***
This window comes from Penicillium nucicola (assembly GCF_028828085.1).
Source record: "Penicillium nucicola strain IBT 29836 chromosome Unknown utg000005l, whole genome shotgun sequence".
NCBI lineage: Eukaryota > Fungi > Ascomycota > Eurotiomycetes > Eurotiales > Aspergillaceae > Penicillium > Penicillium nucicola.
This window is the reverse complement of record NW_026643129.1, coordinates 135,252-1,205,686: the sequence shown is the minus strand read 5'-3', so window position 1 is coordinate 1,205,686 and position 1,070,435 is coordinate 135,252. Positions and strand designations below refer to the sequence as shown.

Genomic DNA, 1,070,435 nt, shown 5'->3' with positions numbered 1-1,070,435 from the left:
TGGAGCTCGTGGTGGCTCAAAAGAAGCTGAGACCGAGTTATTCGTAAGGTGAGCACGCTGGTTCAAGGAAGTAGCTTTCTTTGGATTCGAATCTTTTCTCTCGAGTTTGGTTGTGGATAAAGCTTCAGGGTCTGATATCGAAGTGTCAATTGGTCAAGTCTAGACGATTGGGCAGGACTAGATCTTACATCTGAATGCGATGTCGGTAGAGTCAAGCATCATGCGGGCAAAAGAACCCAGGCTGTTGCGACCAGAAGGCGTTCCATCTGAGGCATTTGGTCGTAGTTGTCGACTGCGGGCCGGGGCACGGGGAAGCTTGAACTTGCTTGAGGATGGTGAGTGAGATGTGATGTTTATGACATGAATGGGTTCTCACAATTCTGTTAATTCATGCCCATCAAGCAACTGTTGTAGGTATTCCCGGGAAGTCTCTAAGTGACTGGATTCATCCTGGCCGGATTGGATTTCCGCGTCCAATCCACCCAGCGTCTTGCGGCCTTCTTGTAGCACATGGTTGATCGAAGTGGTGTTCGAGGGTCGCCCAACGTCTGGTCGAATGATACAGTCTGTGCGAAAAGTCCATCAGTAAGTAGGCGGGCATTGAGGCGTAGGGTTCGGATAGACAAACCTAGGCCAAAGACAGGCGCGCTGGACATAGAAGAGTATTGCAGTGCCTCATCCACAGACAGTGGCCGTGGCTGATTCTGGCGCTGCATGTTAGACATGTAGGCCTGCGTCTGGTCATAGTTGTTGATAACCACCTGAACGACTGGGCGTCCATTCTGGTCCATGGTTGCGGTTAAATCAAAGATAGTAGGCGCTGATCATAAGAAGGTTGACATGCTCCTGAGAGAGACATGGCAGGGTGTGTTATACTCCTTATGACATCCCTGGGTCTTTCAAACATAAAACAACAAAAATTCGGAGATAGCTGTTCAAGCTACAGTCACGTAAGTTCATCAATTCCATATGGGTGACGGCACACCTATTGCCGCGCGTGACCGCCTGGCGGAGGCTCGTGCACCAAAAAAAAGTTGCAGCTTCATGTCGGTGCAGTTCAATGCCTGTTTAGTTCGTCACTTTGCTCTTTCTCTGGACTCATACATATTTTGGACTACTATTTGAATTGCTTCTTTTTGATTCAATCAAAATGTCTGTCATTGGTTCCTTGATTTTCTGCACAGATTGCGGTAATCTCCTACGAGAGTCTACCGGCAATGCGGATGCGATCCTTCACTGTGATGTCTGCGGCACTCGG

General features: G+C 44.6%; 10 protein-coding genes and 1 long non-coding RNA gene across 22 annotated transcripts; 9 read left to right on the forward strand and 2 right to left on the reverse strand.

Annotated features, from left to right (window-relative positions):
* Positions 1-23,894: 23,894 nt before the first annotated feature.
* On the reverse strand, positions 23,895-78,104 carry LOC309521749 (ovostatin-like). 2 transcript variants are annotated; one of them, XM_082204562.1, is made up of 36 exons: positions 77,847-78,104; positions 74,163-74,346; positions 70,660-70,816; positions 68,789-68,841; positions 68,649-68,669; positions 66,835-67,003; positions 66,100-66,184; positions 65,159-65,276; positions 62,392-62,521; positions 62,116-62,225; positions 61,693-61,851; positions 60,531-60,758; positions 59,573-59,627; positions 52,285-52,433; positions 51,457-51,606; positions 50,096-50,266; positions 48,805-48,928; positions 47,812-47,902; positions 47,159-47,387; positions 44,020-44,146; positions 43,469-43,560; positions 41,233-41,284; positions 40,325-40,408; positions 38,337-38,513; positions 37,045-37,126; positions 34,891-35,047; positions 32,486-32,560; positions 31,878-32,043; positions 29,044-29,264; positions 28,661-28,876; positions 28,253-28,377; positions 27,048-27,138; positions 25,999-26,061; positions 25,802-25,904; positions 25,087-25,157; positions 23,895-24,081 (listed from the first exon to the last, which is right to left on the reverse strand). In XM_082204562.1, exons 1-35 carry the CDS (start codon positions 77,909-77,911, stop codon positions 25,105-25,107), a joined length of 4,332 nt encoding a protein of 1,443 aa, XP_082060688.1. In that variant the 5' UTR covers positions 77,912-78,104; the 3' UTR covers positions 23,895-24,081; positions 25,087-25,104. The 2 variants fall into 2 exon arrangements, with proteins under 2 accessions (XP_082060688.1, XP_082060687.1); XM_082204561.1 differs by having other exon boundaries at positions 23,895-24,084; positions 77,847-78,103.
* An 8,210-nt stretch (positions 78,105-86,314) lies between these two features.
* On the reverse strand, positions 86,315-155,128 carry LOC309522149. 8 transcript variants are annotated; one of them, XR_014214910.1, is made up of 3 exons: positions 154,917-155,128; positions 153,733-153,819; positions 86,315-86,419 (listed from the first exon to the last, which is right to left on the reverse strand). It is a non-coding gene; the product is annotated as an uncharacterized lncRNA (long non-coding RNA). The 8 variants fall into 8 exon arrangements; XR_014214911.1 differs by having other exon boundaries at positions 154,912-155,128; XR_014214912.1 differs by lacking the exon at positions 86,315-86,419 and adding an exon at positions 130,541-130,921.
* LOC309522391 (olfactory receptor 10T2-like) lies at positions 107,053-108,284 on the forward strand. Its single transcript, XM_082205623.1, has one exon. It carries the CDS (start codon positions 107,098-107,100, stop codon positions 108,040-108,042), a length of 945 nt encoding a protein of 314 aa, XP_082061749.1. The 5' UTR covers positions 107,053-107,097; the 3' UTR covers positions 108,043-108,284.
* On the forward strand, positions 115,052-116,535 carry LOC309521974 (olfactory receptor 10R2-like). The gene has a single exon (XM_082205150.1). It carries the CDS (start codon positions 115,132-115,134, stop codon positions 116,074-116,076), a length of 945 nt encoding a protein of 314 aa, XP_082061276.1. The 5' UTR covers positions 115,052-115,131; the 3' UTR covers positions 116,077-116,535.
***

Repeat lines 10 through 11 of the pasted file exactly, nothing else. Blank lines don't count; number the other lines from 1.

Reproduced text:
* On the reverse strand, positions 23,895-78,104 carry LOC309521749 (ovostatin-like). 2 transcript variants are annotated; one of them, XM_082204562.1, is made up of 36 exons: positions 77,847-78,104; positions 74,163-74,346; positions 70,660-70,816; positions 68,789-68,841; positions 68,649-68,669; positions 66,835-67,003; positions 66,100-66,184; positions 65,159-65,276; positions 62,392-62,521; positions 62,116-62,225; positions 61,693-61,851; positions 60,531-60,758; positions 59,573-59,627; positions 52,285-52,433; positions 51,457-51,606; positions 50,096-50,266; positions 48,805-48,928; positions 47,812-47,902; positions 47,159-47,387; positions 44,020-44,146; positions 43,469-43,560; positions 41,233-41,284; positions 40,325-40,408; positions 38,337-38,513; positions 37,045-37,126; positions 34,891-35,047; positions 32,486-32,560; positions 31,878-32,043; positions 29,044-29,264; positions 28,661-28,876; positions 28,253-28,377; positions 27,048-27,138; positions 25,999-26,061; positions 25,802-25,904; positions 25,087-25,157; positions 23,895-24,081 (listed from the first exon to the last, which is right to left on the reverse strand). In XM_082204562.1, exons 1-35 carry the CDS (start codon positions 77,909-77,911, stop codon positions 25,105-25,107), a joined length of 4,332 nt encoding a protein of 1,443 aa, XP_082060688.1. In that variant the 5' UTR covers positions 77,912-78,104; the 3' UTR covers positions 23,895-24,081; positions 25,087-25,104. The 2 variants fall into 2 exon arrangements, with proteins under 2 accessions (XP_082060688.1, XP_082060687.1); XM_082204561.1 differs by having other exon boundaries at positions 23,895-24,084; positions 77,847-78,103.
* An 8,210-nt stretch (positions 78,105-86,314) lies between these two features.